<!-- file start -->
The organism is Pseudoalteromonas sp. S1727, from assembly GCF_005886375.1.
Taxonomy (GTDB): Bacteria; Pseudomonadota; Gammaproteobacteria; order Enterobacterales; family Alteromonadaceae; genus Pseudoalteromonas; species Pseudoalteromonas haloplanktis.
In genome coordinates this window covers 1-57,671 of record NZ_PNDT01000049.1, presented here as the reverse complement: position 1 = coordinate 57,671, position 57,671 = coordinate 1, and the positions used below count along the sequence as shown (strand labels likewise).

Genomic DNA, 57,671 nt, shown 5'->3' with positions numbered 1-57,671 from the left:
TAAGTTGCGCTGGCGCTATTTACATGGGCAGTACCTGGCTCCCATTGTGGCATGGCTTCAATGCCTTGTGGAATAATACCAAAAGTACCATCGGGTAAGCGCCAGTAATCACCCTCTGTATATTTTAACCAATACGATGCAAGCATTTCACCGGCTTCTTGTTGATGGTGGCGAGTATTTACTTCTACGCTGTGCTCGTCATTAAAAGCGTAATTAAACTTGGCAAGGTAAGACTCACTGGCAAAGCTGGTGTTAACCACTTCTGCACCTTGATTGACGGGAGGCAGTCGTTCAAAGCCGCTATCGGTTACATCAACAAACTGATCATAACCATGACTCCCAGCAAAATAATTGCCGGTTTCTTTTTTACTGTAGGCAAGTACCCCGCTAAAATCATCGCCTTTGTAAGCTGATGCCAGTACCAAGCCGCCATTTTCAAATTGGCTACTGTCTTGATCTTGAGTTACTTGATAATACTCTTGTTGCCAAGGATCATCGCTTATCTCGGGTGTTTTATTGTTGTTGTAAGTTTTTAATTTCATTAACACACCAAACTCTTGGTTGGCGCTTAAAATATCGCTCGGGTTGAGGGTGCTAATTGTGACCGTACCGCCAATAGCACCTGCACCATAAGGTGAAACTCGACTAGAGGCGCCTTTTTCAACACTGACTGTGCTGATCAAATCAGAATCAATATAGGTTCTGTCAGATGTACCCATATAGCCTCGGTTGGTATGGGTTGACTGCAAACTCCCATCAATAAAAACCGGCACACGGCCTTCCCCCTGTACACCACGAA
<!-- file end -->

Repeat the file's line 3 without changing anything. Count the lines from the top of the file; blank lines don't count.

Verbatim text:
In genome coordinates this window covers 1-57,671 of record NZ_PNDT01000049.1, presented here as the reverse complement: position 1 = coordinate 57,671, position 57,671 = coordinate 1, and the positions used below count along the sequence as shown (strand labels likewise).